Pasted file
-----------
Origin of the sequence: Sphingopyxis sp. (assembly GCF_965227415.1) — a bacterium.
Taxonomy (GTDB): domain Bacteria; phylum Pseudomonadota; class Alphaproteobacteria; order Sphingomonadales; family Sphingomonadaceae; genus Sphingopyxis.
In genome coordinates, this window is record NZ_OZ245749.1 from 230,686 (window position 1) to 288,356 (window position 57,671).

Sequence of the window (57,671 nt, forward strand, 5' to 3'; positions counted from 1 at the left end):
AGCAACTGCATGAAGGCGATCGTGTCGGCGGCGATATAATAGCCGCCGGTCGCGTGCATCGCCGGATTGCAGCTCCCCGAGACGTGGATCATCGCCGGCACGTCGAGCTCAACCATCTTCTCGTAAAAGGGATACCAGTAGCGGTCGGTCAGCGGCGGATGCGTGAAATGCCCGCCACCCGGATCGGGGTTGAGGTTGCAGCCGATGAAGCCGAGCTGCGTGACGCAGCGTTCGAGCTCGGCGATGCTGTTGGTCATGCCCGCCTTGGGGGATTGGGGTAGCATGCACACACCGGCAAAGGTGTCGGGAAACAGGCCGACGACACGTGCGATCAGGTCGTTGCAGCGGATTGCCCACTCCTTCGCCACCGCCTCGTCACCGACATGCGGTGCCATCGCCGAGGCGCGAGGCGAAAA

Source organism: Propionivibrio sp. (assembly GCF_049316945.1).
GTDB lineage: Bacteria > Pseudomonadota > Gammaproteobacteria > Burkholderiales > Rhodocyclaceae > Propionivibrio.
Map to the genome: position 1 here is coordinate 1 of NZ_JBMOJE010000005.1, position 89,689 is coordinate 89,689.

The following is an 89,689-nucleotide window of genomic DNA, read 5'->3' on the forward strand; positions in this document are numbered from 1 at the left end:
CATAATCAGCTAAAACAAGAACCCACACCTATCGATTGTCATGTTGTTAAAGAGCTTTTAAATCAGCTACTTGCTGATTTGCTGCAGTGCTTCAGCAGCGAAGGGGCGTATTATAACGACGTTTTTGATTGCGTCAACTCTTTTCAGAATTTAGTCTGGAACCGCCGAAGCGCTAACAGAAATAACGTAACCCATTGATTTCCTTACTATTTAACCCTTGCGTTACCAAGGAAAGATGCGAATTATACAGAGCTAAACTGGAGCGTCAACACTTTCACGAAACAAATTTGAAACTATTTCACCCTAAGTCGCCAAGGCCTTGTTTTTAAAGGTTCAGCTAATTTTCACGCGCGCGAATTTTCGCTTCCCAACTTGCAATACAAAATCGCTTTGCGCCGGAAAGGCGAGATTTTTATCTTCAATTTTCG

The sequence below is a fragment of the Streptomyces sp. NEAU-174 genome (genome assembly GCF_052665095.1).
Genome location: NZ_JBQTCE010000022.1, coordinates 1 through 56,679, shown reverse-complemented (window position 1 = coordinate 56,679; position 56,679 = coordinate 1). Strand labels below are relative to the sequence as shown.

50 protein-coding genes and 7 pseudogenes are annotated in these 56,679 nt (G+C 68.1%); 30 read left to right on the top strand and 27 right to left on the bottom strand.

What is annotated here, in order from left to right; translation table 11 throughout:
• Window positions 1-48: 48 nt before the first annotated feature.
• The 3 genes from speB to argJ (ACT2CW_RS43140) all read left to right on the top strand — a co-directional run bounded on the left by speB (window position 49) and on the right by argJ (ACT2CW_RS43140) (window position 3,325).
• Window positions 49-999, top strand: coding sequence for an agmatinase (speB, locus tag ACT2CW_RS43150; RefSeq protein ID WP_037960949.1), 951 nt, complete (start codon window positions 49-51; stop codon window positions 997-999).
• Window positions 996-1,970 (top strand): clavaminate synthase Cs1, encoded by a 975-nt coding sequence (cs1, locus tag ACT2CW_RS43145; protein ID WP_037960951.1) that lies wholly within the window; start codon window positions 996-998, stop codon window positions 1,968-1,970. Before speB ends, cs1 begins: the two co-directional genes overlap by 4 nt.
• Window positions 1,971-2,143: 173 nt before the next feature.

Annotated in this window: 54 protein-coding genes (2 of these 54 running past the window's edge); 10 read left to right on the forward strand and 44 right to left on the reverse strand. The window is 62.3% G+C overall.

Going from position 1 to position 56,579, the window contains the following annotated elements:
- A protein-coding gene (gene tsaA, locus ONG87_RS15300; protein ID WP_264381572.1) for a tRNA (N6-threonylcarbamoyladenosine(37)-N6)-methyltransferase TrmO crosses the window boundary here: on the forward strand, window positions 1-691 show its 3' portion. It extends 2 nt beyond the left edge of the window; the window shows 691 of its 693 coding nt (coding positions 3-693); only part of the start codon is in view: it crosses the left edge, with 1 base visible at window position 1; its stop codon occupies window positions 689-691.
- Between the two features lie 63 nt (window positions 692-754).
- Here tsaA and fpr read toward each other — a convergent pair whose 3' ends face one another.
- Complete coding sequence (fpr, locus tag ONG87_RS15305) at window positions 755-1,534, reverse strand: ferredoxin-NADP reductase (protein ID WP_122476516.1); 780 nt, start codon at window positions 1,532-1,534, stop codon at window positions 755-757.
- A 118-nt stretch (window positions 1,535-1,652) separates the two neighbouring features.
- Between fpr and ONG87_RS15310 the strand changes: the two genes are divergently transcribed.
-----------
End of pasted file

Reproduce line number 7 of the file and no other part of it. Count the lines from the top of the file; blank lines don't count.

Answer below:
GTDB lineage: Bacteria > Pseudomonadota > Gammaproteobacteria > Burkholderiales > Rhodocyclaceae > Propionivibrio.